Comparing the procedures gets into a bit of gruesome details, so if you want to opt out of the surgery talk and get to the philosophical ruminations, skip the next two paragraphs.  I’ll get into it a bit though because we sometimes don’t really touch enough on the challenges transmen face, and sometimes information on things like phalloplasty are hard to get straight, frank answers on.  For comparison purposes, cisgender enhancement phallo can involve surgically releasing the suspensory ligament holding the penis cradled from the pubic bone to lengthen, and / or Free Fat Transfer (using fatty deposits from elsewhere on the body) to thicken the penis — grafts are occasionally mentioned, though I haven’t gone far enough to find out anything about this option.  Female-to-male phalloplasty, on the other hand, requires a graft of donor tissue taken from somewhere on the body (which varies per surgeon’s preference, sometimes hip, sometimes inner thigh, most of the ones I’ve seen have been from the Montreal clinic which uses tissue from the non-dominant forearm), is an 8-hour 2-surgeon procedure in some cases, requires careful microsurgery to ensure that the neural network will rewire properly, requires an extension made to the urethra (another graft — most minor complications post-operatively have tended to be recurrent urinary tract infections, which the body becomes more vulnerable to following this aspect of surgery), requires six months of healing before another surgery in which a pump implant is put in to make it all functional and able to erect.  In some procedures, testicle implants are done in yet another surgery; in others, the reservoir for the implant provides the testicle shaping.  Obviously, I don’t speak for the guys, and certainly there are more types of phallo than I’ve seen, they can correct me if I’ve missed or misconstrued anything.  Post-op satisfaction has seemed to be pretty high (at least in Alberta), but I think that’s largely because transmen tend to do a lot of meticulous research and get a lot of advice before deciding to proceed with phalloplasty (also note that there is an alternate surgery for transmen, metoidioplasty, which is not being discussed here).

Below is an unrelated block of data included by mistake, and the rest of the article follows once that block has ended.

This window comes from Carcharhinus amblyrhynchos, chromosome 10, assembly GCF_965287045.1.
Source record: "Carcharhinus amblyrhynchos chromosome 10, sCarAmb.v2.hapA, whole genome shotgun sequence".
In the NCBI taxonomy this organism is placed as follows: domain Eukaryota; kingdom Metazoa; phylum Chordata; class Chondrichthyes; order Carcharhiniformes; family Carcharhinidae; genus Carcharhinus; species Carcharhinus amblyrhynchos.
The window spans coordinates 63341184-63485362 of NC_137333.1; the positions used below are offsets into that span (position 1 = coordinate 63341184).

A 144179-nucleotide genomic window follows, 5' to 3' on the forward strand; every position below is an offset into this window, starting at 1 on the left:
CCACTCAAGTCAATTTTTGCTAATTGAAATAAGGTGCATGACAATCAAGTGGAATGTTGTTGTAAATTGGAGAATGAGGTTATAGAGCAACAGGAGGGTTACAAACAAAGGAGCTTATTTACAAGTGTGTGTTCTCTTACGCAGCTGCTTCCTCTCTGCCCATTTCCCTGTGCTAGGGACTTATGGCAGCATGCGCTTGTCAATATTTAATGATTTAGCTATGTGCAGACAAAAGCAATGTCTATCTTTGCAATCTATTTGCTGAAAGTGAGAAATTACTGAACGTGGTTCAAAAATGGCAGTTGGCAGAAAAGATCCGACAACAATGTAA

FTM phalloplasties are not new or experimental procedures — in fact, they were originally developed before vaginaplasty was, for the benefit of wounded soldiers, if I recall correctly.  There have been two principal reasons that the quality of the transmale procedure has lagged behind its MTF equivalent: the underlying infrastructure has developed somewhat differently, and the penis is an impossibly complex and mystifying organ to try to replicate medically.    I know of some guys who are waiting for cloning to provide a better answer, but they may be waiting awhile.

I guess the first stunning point that becomes obvious is just how non-cosmetic GRS really is.  This is a life-changing procedure that affects every aspect of our lives.  In some ways, I suppose, I’m angry that the Cisgender Everyone Else Standards of Care make things just that easy — find a surgeon, put your money down and it’s done — but I also realize that comparing the decision to have GRS to a decision for penis enlargement (or breast enlargement, or face lift, etc) is like comparing New York City to the road that runs in front of my house.  It’s so life-changing that there’s no real comparison.

Still, there are some intrinsic problems with the gatekeeper-style system(s) that we have, including the dearth of GID-aware and WPATH-adhering medical professionals, the power that the SoC places in the hands of the therapist (witness one notorious clinic where patients are expected to conform to the Autogynephilia / Heterosexual Transsexual model or be rejected outright, and other clinics that require several years real life test), and the fact that in many areas, legal recognition of gender change doesn’t take place until the several years of transition are long completed (plus a few extra bands of red tape for good measure).

Yet there are such deep changes in how we adjust to life that it’s ridiculous to take the therapist out of the equation completely.  Yes, we’re the gender to which we identify, but we were socialized quite differently growing up, and there are always behavioural things that we discover we need to unlearn before completely slipping into the proper gender naturally.  Too, the social dynamic we experience with the people around us changes completely also, as they first accustom to thinking of us as trans, and eventually as women or men.  And the potential losses we face, of spouses, children, family, friends, jobs — we absolutely need a support network.  Having therapy as a key element in transition ensures that there is at least one option.